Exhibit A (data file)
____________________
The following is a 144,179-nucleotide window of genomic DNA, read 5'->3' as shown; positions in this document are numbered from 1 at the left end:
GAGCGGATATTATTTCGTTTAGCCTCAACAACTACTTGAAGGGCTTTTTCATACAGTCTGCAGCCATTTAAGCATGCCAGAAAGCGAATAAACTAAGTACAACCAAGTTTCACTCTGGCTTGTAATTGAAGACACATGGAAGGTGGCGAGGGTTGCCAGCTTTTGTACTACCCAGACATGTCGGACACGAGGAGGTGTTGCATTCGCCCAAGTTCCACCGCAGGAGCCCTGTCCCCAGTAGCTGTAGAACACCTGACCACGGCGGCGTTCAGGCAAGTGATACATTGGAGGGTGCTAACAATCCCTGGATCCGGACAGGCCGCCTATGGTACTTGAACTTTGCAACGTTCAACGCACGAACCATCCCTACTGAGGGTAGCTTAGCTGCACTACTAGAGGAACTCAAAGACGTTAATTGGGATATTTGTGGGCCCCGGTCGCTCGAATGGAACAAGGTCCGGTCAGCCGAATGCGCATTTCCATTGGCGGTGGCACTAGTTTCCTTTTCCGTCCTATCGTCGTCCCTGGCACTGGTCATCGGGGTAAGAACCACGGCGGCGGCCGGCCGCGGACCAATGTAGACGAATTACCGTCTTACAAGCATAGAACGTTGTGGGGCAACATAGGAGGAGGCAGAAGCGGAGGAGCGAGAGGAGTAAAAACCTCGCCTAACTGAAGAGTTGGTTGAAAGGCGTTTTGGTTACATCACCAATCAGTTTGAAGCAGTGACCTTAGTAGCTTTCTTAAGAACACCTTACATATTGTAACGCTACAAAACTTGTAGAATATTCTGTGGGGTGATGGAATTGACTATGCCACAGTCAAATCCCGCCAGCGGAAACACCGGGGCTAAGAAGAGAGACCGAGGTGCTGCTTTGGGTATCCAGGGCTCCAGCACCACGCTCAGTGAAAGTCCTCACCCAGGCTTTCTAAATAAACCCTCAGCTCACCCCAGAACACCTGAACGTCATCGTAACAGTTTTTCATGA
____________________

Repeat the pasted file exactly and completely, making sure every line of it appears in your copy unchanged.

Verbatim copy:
The following is a 144,179-nucleotide window of genomic DNA, read 5'->3' as shown; positions in this document are numbered from 1 at the left end:
GAGCGGATATTATTTCGTTTAGCCTCAACAACTACTTGAAGGGCTTTTTCATACAGTCTGCAGCCATTTAAGCATGCCAGAAAGCGAATAAACTAAGTACAACCAAGTTTCACTCTGGCTTGTAATTGAAGACACATGGAAGGTGGCGAGGGTTGCCAGCTTTTGTACTACCCAGACATGTCGGACACGAGGAGGTGTTGCATTCGCCCAAGTTCCACCGCAGGAGCCCTGTCCCCAGTAGCTGTAGAACACCTGACCACGGCGGCGTTCAGGCAAGTGATACATTGGAGGGTGCTAACAATCCCTGGATCCGGACAGGCCGCCTATGGTACTTGAACTTTGCAACGTTCAACGCACGAACCATCCCTACTGAGGGTAGCTTAGCTGCACTACTAGAGGAACTCAAAGACGTTAATTGGGATATTTGTGGGCCCCGGTCGCTCGAATGGAACAAGGTCCGGTCAGCCGAATGCGCATTTCCATTGGCGGTGGCACTAGTTTCCTTTTCCGTCCTATCGTCGTCCCTGGCACTGGTCATCGGGGTAAGAACCACGGCGGCGGCCGGCCGCGGACCAATGTAGACGAATTACCGTCTTACAAGCATAGAACGTTGTGGGGCAACATAGGAGGAGGCAGAAGCGGAGGAGCGAGAGGAGTAAAAACCTCGCCTAACTGAAGAGTTGGTTGAAAGGCGTTTTGGTTACATCACCAATCAGTTTGAAGCAGTGACCTTAGTAGCTTTCTTAAGAACACCTTACATATTGTAACGCTACAAAACTTGTAGAATATTCTGTGGGGTGATGGAATTGACTATGCCACAGTCAAATCCCGCCAGCGGAAACACCGGGGCTAAGAAGAGAGACCGAGGTGCTGCTTTGGGTATCCAGGGCTCCAGCACCACGCTCAGTGAAAGTCCTCACCCAGGCTTTCTAAATAAACCCTCAGCTCACCCCAGAACACCTGAACGTCATCGTAACAGTTTTTCATGA